2. With the price of oil in the dumper, Russia is already spending next year’s borscht money and Iran’s only positive cash flow for the foreseeable future is the money Barry dumped in its lap. Missile tests are expensive, so Iran needs to pinch every rial – and since the rial is so tiny, they have to pinch extra hard.
    3. Some combination of 1. and 2.
    • #11
  12. Manny Member
    Manny
    @Manny

    Claire Berlinski, Ed.:

    Valiuth: Perhaps Russia has over played itself? Or perhaps the Assad regime has reached equilibrium with ISIS.

    They’ve bolstered Assad against his enemies — the groups we supported. And now they’re leaving the ISIS cleanup to us.

    That’s exactly right.  And I bet we won’t do anything, so it’s a complete disaster.  We need leadership and we need a strategy for the entire Iraq/Syria region.  And we need an American division on the ground with our allies to wipe up the scum.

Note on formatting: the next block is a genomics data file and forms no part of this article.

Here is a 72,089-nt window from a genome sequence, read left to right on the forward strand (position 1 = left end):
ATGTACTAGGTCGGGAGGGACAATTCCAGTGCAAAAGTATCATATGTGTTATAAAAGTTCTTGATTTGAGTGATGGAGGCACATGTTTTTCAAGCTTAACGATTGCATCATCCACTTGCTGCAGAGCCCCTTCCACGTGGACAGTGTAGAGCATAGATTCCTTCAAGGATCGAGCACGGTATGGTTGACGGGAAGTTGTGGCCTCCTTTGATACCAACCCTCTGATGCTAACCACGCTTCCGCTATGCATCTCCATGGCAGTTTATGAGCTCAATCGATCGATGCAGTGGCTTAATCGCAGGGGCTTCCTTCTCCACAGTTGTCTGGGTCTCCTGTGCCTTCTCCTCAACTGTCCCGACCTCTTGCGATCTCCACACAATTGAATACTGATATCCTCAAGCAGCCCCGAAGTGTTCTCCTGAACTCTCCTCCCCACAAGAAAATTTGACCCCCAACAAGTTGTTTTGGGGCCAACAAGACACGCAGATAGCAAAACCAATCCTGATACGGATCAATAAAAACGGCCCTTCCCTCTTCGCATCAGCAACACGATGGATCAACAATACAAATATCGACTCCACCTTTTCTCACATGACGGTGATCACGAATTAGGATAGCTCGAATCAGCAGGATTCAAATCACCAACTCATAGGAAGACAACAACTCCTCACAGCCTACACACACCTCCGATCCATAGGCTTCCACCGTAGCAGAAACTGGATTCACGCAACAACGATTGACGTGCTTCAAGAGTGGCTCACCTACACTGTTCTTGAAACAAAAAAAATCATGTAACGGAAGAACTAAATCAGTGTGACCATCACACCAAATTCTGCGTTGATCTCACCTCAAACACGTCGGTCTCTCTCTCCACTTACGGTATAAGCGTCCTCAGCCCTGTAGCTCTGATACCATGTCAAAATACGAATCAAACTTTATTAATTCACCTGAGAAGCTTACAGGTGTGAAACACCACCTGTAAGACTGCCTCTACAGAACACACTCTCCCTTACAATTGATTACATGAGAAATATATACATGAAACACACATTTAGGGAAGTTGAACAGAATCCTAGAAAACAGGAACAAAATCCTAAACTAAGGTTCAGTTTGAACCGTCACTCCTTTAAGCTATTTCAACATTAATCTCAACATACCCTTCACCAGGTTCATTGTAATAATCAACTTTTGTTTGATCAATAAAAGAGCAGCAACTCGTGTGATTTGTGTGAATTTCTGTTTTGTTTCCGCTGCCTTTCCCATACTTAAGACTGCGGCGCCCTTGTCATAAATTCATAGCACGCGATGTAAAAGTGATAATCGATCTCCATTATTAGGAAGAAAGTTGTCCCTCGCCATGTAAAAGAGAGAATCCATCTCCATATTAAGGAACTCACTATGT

• #12
  13. Claire Berlinski, Ed. Editor
    Claire Berlinski, Ed.
    @Claire

    BrentB67:What’s Amreeka?

    Try pronouncing America with an Arabic accent. (It should be a Russian accent, if you ask me — and that wouldn’t be a good transliteration of a Russian accent.)

    • #13
  14. Zafar Member
    Zafar
    @Zafar

    Claire Berlinski, Ed.:

    BrentB67:What’s Amreeka?

    Try pronouncing America with an Arabic accent.

    It’s even a movie.

    (It should be a Russian accent, if you ask me — and that wouldn’t be a good transliteration of a Russian accent.)

    I can’t do Russian accents, but it’s Amreeka in India as well.

    • #14
  15. Zafar Member
    Zafar
    @Zafar

    Dex Quire:Zafar, please consider changing your avatar; every time I see it I get hungry for ramen….

    Ramen is a delicious, nutritious and thrifty meal choice.  Consider adding ramen noodles to your regular diet.

    • #15
  16. Zafar Member
    Zafar